I’m looking for suggestions. Any good places for me to start? Where in the Bible can I find the clearest passages regarding angels? Aside from my crazy speculations, where am I getting it wrong?

Any input/discussion is greatly appreciated!

Grappling: The First Commandment

Grappling: The First Commandment


You shall have no other God.

Sounds pretty simple.

I’m a Christian; Christians worship the true God and no other, so I got this, right?

I suspect that’s the approach that most Christians take towards the first commandment. At face value, it makes sense – I worship the true God, I don’t bow down to any idols, I must be keeping this one. Check, done. Don’t have to worry about that one any more.

Keeping the first commandment though, is more than simply picking the “right god” and sticking with him.

At the heart of this commandment is TRUST. Who, or what, do you put your trust in above all things? Which then begs the question, what does it mean to trust?

Luther, as always, provides some keen insights!

Shall we begin?

Sidebar – Understanding Christian Vocation

Sidebar – Understanding Christian Vocation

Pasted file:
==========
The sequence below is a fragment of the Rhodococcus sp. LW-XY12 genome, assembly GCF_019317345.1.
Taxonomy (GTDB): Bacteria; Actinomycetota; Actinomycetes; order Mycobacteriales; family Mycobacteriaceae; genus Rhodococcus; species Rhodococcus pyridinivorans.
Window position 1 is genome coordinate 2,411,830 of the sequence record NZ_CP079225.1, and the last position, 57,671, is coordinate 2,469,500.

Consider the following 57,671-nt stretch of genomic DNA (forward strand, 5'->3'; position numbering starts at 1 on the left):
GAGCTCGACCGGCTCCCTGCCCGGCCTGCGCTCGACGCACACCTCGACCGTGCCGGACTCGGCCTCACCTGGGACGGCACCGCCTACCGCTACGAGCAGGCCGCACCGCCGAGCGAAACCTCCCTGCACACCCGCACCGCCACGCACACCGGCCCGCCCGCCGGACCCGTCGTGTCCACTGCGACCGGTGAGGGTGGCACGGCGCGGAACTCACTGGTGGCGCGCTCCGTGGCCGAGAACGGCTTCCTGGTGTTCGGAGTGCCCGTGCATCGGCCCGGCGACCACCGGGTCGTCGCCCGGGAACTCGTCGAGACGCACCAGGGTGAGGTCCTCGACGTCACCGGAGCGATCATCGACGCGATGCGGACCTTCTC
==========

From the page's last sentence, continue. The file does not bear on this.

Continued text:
Poor Wally is tired, I bet.

He was lamenting a bit that his various vocations kept him pretty busy this week and were preventing him from carrying out his vocation of Christian Blogger Extraordinaire 😉 I can relate.

There was a time when I desired (uh-oh!) to enter into full-time church work. I was so involved in the various ministries of our church that I began to desire to be able to devote myself to it full time. I thought of it as my real work, far more important than my normal 9 to 5 desk job. I wanted to be a deaconess! I enrolled in Concordia Seminary to study and was ready to go, but in the end I didn’t. That’s a whole other long story, but what it basically came down to was God saidno” to my plans.

I struggled with that for a long time. I was truly heartbroken by it. Lord, I want to serve you! Are you rejecting me? Am I not fit to serve?

I had been so sure that the desire in my heart was a holy one! That God Himself had created the desire to serve Him in this way. And realizing that He didn’t really threw me for a loop. If I couldn’t trust what I thought to be a God-given desire, what could I trust?? How could I have been so wrong? And if I couldn’t trust any of this, how could I ever figure out what God’s plan for me, personally, would be? I felt lost.